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If you have those “hungry all day” days, notice whether they’re related to the amount of sleep you’ve been getting.

Your Metabolism Suffers
If you are sleeping badly, your body is more inclined to store fat. When you’re sleep deprived, your body suffers from “metabolic grogginess,” according to researchers at the University of Chicago. That means that your body can’t use the hormone insulin properly.

When insulin functions well, your fat cells remove lipids and fatty acids from your blood and prevent them from being stored in your liver and on your body. But when you become more insulin resistant, those fat cells circulate in your blood and your body makes even more insulin.That’s not a good thing because to lose weight, your body must burn stored fat for energy, but when there is insulin in your blood, your body doesn’t use that fat.

You Crave Junk Food
Poor sleep leads to an increase in the hormone cortisol, which is your stress hormone. This affects both your appetite and your mood. To counter the extra cortisol, your body produces more serotonin, which is a feel-good hormone.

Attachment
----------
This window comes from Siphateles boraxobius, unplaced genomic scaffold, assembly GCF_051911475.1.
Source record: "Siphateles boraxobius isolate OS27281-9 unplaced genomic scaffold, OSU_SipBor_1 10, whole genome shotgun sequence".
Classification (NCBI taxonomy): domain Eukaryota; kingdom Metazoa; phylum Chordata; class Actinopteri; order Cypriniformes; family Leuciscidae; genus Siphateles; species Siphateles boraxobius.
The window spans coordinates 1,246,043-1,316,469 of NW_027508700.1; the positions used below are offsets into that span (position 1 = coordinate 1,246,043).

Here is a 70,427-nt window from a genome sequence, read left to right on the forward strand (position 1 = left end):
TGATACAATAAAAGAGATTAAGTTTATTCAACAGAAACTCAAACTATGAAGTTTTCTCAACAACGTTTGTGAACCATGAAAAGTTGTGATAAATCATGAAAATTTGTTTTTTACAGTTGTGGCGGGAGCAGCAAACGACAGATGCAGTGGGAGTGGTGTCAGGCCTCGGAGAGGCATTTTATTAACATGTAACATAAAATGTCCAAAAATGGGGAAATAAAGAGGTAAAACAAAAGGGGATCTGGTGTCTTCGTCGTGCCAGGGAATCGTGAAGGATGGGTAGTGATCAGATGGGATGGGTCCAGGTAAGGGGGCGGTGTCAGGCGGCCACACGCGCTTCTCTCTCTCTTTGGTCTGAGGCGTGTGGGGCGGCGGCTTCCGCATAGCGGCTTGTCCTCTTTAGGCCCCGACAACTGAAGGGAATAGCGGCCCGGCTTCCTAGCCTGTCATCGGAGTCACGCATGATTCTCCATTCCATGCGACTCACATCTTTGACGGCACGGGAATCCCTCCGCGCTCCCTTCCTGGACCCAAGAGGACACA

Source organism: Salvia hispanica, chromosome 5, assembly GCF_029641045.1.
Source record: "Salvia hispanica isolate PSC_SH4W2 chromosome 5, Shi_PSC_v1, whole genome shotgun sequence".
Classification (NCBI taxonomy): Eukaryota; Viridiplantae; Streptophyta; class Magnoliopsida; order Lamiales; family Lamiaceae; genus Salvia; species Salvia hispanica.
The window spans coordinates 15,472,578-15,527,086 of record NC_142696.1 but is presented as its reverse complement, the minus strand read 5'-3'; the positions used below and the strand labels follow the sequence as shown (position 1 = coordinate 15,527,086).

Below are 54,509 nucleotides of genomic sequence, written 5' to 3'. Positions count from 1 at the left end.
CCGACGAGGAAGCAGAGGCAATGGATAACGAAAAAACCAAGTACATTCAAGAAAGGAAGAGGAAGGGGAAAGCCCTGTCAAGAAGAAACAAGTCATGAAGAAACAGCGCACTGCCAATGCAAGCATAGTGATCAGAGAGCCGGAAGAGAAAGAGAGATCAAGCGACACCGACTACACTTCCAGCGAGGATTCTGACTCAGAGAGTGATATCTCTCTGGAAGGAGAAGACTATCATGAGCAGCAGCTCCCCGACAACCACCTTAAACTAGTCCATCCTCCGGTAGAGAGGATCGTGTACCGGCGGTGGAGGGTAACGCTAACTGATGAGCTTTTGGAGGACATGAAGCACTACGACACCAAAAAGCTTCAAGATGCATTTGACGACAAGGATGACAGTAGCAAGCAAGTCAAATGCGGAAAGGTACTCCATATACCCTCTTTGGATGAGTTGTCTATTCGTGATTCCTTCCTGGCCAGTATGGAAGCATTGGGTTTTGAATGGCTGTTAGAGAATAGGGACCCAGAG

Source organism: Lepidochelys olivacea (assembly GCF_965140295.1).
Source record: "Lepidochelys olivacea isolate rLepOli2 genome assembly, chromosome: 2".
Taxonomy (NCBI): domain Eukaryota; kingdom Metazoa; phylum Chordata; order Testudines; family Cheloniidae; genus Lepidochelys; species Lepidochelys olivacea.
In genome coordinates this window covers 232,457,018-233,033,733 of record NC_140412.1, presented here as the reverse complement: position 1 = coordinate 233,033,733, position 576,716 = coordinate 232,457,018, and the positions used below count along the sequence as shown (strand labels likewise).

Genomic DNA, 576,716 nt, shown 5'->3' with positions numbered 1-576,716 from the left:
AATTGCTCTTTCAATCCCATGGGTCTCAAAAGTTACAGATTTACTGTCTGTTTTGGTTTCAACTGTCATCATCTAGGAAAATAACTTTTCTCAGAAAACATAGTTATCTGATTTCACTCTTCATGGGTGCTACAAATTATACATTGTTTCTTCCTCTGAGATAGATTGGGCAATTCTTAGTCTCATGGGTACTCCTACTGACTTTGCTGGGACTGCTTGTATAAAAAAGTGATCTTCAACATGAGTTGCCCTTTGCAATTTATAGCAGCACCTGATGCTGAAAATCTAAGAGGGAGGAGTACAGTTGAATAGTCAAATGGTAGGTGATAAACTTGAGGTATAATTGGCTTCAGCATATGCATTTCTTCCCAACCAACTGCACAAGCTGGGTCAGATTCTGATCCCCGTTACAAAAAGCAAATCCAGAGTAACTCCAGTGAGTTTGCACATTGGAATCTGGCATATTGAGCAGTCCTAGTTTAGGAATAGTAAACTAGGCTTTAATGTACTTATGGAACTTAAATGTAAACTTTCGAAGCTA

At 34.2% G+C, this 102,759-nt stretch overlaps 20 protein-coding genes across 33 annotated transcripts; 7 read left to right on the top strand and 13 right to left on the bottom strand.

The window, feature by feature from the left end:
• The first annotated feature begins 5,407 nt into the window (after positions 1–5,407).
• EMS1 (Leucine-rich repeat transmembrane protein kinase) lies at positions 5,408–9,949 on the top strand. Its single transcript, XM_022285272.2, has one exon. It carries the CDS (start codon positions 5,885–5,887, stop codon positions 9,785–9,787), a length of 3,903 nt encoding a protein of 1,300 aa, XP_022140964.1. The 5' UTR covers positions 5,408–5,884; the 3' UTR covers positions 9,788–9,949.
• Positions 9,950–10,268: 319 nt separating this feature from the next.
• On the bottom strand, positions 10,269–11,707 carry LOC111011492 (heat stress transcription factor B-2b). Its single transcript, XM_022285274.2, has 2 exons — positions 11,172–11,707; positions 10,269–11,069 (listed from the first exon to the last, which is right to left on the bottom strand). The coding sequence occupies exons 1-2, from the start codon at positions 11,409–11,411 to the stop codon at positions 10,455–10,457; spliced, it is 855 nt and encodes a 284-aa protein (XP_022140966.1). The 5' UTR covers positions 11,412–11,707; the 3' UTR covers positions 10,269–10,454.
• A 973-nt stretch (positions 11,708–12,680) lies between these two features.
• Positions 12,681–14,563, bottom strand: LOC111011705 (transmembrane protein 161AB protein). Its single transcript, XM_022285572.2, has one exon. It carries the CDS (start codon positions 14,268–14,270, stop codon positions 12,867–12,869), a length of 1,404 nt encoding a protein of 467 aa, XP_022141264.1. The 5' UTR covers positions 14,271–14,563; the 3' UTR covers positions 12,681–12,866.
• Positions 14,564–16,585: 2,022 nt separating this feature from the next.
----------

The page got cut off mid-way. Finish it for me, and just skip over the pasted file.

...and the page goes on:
This may be what makes you crave fat and carbs in the first place, because they lead to the release of serotonin. When you eat because you’re upset and feel better briefly afterwards, it is partly due to that serotonin spike.

Harder to Make Healthy Food Choices
Sleep deprivation causes changes to the parts of your brain that govern eating. In one study, after a single night of sleep deprivation, participants wanted more unhealthy foods than when they got enough sleep.

Also, sleep-deprived people were less able to make intelligent, reasoned decisions to overcome their urge to eat junk food or overeat. Sleep deprivation also makes you choose bigger portions. I’m sure you can figure out what happens when you eat more and bigger portions of unhealthy food!

Your Workouts Are Undermined
Not enough sleep interferes with your body’s ability to make muscle, which causes muscle loss and maybe even injuries. It also makes it harder for your muscles to recover after exercising by slowing down the production of the growth hormone, which is produced during deep sleep.

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